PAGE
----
Anime is mainstream, so much so that it’s rarely referred to as cartoons because of its popularity. Folk know what anime is; it’s on Netflix. Cartoons are reserved for kids, Saturday mornings and ‘nothing too serious’. Apparently. Try telling that to He-Man, and he’ll lecture your arse into next week.
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We collectively consume lots of anime and manga in my household – nothing fanatic, but watching or reading something from the Land of the Rising Sun makes up a good deal of family time. With so much time invested in numerous series and new IPs, and the crossover with gaming (currently playing One Punch Man A Hero Nobody Knows on the PS4/5), I’m considering expanding the site with more waffle: anime.
Netflix used to send surveys back in the day to ask what we viewers like and dislike about the service. What could we improve? What would you like to see more of? At the time, I waved my world cinema flag, asking for more international collections, but I also said that the anime section was lacking a little.
Anime: A Random Post On Cartoons
Fast forward a few years, and it’s fair to say that Netflix is a powerhouse for anime. Crunchyroll has the upper hand, what with my One Piece bias, but for a service provider that caters to a massive audience, that has to be what – 500 billion subscriptions now? Netflix has become a household name and revitalises the TV outside of gaming.
But now that I realise it, I’m not much of an anime fan. When it was unavailable, and you had to go to Forbidden Planet to get your fix or ‘ask a friend’ on eMule, there was a charm to it. A bit like a video nasty that only an independent video shop would stock, not reading The Sun that The Ghoulies is the scariest film ever made.
Like my art, I know little, but know what I like. Among those titles are the mandatory titles from Studio Ghibli, Akira, Ghost In The Shell, Vampire Hunter D… but I also liked the titles that mixed up history with inaccuracies – blatantly, while adding a modern flavour. Samurai Champloo, and Afro Samurai come to mind.
There’s a Netflix documentary (read promotional film) about Western and specifically Japanese animation meeting and inspiring one another, titled Enter The Anime. Included in the film were Aggretsuko, Castlevania, Cannon Busters, and Kengan Ashura, to name a few. If you haven’t seen the latter and enjoy anime, go check it out. The pattern here is they’re all on Netflix, and one of them was made by LeSean Thomas – creator of Yasuke.
Cartoons Are For Kids?
I gave Cannon Busters a try, but it wasn’t for me. I used to think that I was snobby to Westernised anime, but when the family put on Haikyu!!, Kuroko no Basuke or My Hero Academia, I find myself losing interest. The shows start well, then a third, or halfway through, morph into something wholly different and draaaaaag. An excellent example of this was Deadman Wonderland – the start was fantastic, but I found myself tuning out halfway through.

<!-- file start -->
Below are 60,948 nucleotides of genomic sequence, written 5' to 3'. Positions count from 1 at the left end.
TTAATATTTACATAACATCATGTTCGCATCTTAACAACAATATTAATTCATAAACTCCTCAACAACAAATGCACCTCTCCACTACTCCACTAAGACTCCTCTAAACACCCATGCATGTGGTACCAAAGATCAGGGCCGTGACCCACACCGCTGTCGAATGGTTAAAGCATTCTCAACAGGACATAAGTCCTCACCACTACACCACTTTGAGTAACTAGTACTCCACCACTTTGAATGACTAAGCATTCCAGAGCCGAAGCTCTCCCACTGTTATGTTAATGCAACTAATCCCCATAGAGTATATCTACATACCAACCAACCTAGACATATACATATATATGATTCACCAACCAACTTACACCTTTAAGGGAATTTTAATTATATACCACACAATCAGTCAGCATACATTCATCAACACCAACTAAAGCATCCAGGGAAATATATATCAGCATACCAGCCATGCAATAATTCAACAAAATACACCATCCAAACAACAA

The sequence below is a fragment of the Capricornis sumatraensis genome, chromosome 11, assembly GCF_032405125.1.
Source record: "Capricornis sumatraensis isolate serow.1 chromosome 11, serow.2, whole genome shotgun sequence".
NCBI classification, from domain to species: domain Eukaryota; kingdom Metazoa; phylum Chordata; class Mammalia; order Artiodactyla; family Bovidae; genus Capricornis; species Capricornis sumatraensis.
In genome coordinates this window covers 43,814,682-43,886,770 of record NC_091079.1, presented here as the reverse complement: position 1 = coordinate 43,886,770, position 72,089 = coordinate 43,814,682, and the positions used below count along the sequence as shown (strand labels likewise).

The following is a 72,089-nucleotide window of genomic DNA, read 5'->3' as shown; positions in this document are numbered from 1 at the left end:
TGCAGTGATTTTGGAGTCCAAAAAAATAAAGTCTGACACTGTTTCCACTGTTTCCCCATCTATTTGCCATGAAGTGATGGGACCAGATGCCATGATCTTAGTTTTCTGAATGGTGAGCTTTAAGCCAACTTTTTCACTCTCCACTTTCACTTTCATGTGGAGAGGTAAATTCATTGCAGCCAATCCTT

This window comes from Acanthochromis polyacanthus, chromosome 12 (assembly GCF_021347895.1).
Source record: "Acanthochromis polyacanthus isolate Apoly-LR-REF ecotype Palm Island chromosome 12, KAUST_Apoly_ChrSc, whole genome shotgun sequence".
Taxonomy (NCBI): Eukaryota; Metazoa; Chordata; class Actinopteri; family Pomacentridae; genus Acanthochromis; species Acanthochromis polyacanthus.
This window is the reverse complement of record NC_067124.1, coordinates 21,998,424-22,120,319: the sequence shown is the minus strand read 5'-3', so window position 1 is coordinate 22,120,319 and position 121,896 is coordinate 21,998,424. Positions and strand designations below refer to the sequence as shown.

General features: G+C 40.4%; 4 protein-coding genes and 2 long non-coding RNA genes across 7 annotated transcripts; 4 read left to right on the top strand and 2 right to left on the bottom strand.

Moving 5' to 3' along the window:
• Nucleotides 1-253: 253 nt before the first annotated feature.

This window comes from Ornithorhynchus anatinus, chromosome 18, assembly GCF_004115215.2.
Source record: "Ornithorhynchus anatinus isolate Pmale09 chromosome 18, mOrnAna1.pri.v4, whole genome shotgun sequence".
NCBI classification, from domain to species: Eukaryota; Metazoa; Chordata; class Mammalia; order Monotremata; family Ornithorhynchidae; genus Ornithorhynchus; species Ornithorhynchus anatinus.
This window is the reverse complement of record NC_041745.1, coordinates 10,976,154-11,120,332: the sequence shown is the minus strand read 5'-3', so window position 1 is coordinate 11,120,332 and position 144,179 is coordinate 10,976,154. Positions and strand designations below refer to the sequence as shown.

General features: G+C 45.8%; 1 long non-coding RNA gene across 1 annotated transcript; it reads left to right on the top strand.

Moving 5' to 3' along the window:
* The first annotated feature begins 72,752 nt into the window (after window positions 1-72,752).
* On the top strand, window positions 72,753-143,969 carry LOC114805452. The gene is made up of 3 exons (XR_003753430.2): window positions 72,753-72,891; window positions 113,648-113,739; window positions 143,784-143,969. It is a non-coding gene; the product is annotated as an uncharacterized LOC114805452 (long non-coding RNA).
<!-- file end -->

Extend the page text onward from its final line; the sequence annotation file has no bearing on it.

This probably kickstarted with Dragonball Z. Like Pokémon, it passed me by as I was too busy pretending to be an adult. My best friend had (almost) the complete collection on DVD and suggested I give it a go. If it weren’t for my wife’s lust for Goku, I’d probably have bailed as this is the epitome of saga’s and dragging things out.
When mentioning my frustrations with anime to my wife, she said that it’s widespread for this to happen in the manga’s – Slam Dunk would notoriously play just one basketball game in a season! This conversation cropped up after discussing Demon Slayer: Kimetsu no Yaikba – our daughter’s current obsession. She wanted me to watch it with her, but again, I couldn’t get into it.
There is something about the world of anime that appeals to me, though. There’s a lot more you can do with these creations than perhaps with real actors or big-budget games. But why is it that I like some but not others when they follow similar patterns? Just because you like anime doesn’t mean you like them all, but hopefully, you get my sentiment on formula and the patterns that follow.
The Only Gaijin In The Village
At the moment, I’m going through Yasuke and enjoying it. Perhaps it’s because the series fuses the historical (Yasuke did exist and was around at a pivotal time in Japan’s history), but it’s also the fantastical element with the mysticism in the series, the fact that Flying Lotus is involved (big fan) or that Thundercat sings the theme (even bigger fan). Or maybe because it’s a refreshing approach at ‘foreigner in Japan’ that isn’t William Adams or a 4ft American that teaches Hiroyuki Sanada how to handle a sword?
This post is an entry point for covering stuff other than video games on this site. Whether or not I’ll start producing anything related to anime/animation reviews, news or opinions remains to be seen. However, seeing as I knocked up a Mortal Kombat post based on the film, perhaps I’ll return to my roots, which was film, and write about that as well as/instead of.